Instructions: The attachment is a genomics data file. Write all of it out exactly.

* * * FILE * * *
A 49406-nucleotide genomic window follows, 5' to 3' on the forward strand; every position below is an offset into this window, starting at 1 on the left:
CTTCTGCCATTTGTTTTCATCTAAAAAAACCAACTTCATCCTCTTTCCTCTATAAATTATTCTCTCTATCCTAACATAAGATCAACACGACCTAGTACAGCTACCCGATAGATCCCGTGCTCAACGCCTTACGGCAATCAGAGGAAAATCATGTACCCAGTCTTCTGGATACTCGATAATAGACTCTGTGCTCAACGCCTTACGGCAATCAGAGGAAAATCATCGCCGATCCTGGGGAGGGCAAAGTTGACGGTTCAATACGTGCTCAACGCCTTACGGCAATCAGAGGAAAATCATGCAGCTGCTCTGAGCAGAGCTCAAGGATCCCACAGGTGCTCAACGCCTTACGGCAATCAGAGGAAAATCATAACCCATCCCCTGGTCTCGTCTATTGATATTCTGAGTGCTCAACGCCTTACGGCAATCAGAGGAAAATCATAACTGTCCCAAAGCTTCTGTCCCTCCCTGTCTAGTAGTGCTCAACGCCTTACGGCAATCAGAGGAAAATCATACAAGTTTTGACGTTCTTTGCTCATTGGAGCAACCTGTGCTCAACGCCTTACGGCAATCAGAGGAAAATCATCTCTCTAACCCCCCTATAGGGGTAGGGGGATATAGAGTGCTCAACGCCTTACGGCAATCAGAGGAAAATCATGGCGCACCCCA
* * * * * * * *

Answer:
A 49406-nucleotide genomic window follows, 5' to 3' on the forward strand; every position below is an offset into this window, starting at 1 on the left:
CTTCTGCCATTTGTTTTCATCTAAAAAAACCAACTTCATCCTCTTTCCTCTATAAATTATTCTCTCTATCCTAACATAAGATCAACACGACCTAGTACAGCTACCCGATAGATCCCGTGCTCAACGCCTTACGGCAATCAGAGGAAAATCATGTACCCAGTCTTCTGGATACTCGATAATAGACTCTGTGCTCAACGCCTTACGGCAATCAGAGGAAAATCATCGCCGATCCTGGGGAGGGCAAAGTTGACGGTTCAATACGTGCTCAACGCCTTACGGCAATCAGAGGAAAATCATGCAGCTGCTCTGAGCAGAGCTCAAGGATCCCACAGGTGCTCAACGCCTTACGGCAATCAGAGGAAAATCATAACCCATCCCCTGGTCTCGTCTATTGATATTCTGAGTGCTCAACGCCTTACGGCAATCAGAGGAAAATCATAACTGTCCCAAAGCTTCTGTCCCTCCCTGTCTAGTAGTGCTCAACGCCTTACGGCAATCAGAGGAAAATCATACAAGTTTTGACGTTCTTTGCTCATTGGAGCAACCTGTGCTCAACGCCTTACGGCAATCAGAGGAAAATCATCTCTCTAACCCCCCTATAGGGGTAGGGGGATATAGAGTGCTCAACGCCTTACGGCAATCAGAGGAAAATCATGGCGCACCCCA